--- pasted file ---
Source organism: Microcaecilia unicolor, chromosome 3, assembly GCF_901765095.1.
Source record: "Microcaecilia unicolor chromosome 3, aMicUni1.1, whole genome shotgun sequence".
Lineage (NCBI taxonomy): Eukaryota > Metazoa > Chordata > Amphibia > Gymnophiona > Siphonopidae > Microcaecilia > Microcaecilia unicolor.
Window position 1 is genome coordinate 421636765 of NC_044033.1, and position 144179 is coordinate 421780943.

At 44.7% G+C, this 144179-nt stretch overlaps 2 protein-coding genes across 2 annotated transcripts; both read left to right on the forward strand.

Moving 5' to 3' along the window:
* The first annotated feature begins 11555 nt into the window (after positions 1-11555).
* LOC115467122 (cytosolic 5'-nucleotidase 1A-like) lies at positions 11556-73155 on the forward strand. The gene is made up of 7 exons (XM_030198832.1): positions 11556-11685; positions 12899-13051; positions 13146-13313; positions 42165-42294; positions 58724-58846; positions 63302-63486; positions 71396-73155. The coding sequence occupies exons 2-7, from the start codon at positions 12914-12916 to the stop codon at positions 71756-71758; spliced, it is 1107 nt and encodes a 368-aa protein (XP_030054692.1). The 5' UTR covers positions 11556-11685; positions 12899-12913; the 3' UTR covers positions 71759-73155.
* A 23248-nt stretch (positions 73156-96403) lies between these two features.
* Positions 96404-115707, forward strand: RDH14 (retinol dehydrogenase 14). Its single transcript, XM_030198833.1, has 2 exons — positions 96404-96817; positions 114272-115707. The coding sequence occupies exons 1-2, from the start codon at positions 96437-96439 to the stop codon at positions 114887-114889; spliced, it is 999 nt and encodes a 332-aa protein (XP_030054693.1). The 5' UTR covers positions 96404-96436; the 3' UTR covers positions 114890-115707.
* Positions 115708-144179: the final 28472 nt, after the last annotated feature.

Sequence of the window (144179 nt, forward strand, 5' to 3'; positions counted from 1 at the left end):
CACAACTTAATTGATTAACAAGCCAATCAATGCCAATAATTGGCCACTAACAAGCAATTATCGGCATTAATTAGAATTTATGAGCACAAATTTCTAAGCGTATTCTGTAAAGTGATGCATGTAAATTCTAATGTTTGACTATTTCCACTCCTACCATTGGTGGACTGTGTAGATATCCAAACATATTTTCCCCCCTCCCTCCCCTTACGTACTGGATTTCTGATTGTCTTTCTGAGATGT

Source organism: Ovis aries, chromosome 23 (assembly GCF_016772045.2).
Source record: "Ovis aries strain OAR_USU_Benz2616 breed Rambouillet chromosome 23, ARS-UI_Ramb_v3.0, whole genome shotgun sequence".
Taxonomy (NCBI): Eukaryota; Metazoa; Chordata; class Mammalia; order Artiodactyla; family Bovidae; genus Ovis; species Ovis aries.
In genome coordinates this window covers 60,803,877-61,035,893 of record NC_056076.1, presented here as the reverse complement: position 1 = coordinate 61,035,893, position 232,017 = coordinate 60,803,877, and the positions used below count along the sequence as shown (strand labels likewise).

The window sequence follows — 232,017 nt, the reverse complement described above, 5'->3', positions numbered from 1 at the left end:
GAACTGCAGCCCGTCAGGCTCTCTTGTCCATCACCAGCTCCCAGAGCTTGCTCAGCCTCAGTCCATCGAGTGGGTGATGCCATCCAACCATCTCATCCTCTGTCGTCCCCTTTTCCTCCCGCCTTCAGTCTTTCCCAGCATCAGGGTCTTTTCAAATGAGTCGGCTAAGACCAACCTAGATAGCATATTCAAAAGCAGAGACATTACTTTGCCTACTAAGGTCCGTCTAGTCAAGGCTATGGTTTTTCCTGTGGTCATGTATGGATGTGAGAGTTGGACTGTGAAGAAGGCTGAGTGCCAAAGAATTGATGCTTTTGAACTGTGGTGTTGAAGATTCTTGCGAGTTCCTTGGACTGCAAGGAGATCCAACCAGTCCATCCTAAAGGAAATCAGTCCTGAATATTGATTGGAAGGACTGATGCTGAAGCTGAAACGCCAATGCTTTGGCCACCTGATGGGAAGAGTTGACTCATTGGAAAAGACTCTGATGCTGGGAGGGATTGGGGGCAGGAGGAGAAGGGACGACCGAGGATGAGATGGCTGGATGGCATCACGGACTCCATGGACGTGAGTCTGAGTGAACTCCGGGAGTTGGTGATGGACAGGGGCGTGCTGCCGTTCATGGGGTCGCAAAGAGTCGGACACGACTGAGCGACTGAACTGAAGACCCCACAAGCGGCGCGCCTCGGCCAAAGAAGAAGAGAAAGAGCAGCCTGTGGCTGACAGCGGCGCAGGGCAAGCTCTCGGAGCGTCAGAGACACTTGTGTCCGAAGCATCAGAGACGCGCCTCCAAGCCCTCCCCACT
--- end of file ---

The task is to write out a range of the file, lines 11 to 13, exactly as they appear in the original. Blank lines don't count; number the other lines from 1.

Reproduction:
* Positions 115708-144179: the final 28472 nt, after the last annotated feature.

Sequence of the window (144179 nt, forward strand, 5' to 3'; positions counted from 1 at the left end):
CACAACTTAATTGATTAACAAGCCAATCAATGCCAATAATTGGCCACTAACAAGCAATTATCGGCATTAATTAGAATTTATGAGCACAAATTTCTAAGCGTATTCTGTAAAGTGATGCATGTAAATTCTAATGTTTGACTATTTCCACTCCTACCATTGGTGGACTGTGTAGATATCCAAACATATTTTCCCCCCTCCCTCCCCTTACGTACTGGATTTCTGATTGTCTTTCTGAGATGT